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Giga Berlin Struggling To Meet Booming Demand After Tesla's Price Drop

After Tesla's general price drop, demand for its electric vehicles has skyrocketed; this is directly affecting production at Giga Berlin, which currently assembles the Model Y, the most successful Tesla model in Europe. Wait times have already started to increase in recent days.

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Tesla is trying to increase factory output in order to prevent deliveries from taking too long; its goal is basically to reach 6,000 weekly units throughout this first quarter 2023. Thus, between January and March Tesla hopes that approximately 75,000 units of the Model Y will come out of its production lines, which would be equivalent to some 300,000 units a year.

In order to achieve that goal, Giga Berlin is having to increase production capacity and speed up supply chain processes. This is a challenge considering the current demand explosion, but Tesla has already hired additional workers and is constantly reworking production tasks and processes in an effort to increase efficiency. In addition, they are testing new technologies in their factories, such as robots and artificial intelligence, trying to make production more efficient.

Gigafactory Berlin, courtesy of Tesla Inc.

During the first phase Giga Berlin will have a maximum annual output capacity of 500,000 cars, but it is expected to reach 1 million later on, very quickly. This figure will apparently be reached when the Model 3 also begins to be assembled in Germany; in addition, the Berlin plant will also produce a new compact electric car ( the “Model C” or “Model 2”) in the medium term.

The Brandenburg Minister of Economy, Joerg Steinbach, indicated in public interviews that Tesla will have to increase production “a little more” in order to be able to cope with the growing demand. The company is in fact currently recruiting more staff to work at Giga Berlin, whose workforce currently consists of 9,000 employees, as per the latest numbers available.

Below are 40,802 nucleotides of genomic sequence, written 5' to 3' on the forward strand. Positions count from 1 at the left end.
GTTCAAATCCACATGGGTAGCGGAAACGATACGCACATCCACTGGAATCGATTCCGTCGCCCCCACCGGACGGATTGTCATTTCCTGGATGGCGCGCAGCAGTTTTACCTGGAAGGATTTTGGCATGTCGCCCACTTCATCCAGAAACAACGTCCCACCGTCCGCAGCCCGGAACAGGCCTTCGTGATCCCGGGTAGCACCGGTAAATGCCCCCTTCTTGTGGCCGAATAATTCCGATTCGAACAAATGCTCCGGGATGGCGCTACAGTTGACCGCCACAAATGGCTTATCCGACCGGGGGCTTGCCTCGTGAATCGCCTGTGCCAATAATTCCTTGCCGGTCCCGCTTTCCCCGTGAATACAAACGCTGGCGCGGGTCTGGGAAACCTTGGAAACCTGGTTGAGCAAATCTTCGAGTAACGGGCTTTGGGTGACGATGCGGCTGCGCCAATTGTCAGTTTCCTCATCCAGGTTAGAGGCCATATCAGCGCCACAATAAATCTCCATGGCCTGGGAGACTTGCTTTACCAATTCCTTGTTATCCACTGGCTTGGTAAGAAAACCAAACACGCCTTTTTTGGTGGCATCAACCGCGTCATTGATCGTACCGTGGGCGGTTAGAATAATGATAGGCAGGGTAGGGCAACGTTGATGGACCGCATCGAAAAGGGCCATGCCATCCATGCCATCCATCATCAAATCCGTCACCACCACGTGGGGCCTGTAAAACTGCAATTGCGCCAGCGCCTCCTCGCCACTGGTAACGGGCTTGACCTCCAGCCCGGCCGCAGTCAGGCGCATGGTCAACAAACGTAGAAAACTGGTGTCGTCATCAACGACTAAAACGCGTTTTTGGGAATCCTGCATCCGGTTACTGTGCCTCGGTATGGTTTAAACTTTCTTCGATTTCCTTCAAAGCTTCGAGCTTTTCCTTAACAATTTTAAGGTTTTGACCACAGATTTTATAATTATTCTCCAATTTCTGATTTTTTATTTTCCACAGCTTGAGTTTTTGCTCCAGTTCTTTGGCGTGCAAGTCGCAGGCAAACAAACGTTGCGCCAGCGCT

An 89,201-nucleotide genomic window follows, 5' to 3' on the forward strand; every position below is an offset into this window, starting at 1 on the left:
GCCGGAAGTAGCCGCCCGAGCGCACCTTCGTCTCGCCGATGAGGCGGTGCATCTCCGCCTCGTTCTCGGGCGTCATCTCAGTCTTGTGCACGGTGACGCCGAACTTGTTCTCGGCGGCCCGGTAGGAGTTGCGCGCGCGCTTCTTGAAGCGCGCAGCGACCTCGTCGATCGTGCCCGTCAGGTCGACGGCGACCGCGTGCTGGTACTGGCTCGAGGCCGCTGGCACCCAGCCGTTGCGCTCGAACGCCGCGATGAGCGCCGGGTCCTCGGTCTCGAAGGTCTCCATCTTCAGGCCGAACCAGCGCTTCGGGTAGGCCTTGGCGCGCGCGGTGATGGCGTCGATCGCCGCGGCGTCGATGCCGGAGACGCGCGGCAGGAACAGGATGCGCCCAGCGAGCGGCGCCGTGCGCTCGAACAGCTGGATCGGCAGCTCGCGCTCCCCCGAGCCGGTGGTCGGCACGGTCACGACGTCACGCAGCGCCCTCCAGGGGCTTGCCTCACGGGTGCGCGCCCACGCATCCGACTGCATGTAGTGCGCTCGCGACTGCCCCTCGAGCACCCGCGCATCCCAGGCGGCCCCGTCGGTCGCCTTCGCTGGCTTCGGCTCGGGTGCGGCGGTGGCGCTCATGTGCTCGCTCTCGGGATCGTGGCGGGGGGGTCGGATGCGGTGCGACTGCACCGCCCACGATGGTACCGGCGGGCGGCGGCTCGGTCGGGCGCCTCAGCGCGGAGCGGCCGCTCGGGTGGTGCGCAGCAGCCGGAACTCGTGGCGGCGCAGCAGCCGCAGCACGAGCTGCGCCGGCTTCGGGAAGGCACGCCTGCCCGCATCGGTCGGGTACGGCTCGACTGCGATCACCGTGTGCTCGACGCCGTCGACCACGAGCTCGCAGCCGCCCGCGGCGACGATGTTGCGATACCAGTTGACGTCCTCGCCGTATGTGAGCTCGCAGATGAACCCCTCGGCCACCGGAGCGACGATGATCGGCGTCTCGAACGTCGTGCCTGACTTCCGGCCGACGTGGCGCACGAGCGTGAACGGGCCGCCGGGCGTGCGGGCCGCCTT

In spite of this recruitment efforts, the manufacturer is actually having problems finding new workers, due to the high workload and frequent overtime shifts - especially on weekends -, a situation that was recently denounced by IG Metall, the largest worker union in the automotive sector in Germany.

Irene Schulz, IG Metall's district manager for Berlin, Brandenburg and Saxony, pointed out a few days ago that the Giga Berlin workforce also complains that the halls are allegedly poorly insulated, so it is very hot in summer and very cold in winter, and that there are few spaces for the workers to rest.

Tesla Model Y, Courtesy of Tesla Inc.

"According to our observation, there is also a lack of a management culture that promotes an open discussion in the company about such employee concerns", she stated. So far, Tesla has failed to meet its hiring targets despite the wage hike, with many candidates preferring to stay with the competition due to better contract terms: salary, compensation, holidays, etc. This situation must be tackled if Tesla wants to achieve sustained growth in Europe, a market in which it is clearly achieving enviable commercial performance.

All this shows why Tesla is investing so much in Giga Berlin and the European market, in order to be able to meet demand. This is not an easy task, as the company is working hard to optimize existing factories and looking for new ways to make production faster and more effective. However, Tesla's goal is clear, and with the help of Giga Berlin, they will soon be able to satisfy the growing demand for their cars in Europe.

Source: automotivenewseurope

All images courtesy of Tesla Inc.

Nico Caballero is the VP of Finance of Cogency Power, specializing in solar energy. He also holds a Diploma in Electric Cars from Delft University of Technology in the Netherlands, and enjoys doing research about Tesla and EV batteries. He can be reached at @NicoTorqueNews on Twitter. Nico covers Tesla and electric vehicle latest happenings at Torque News.

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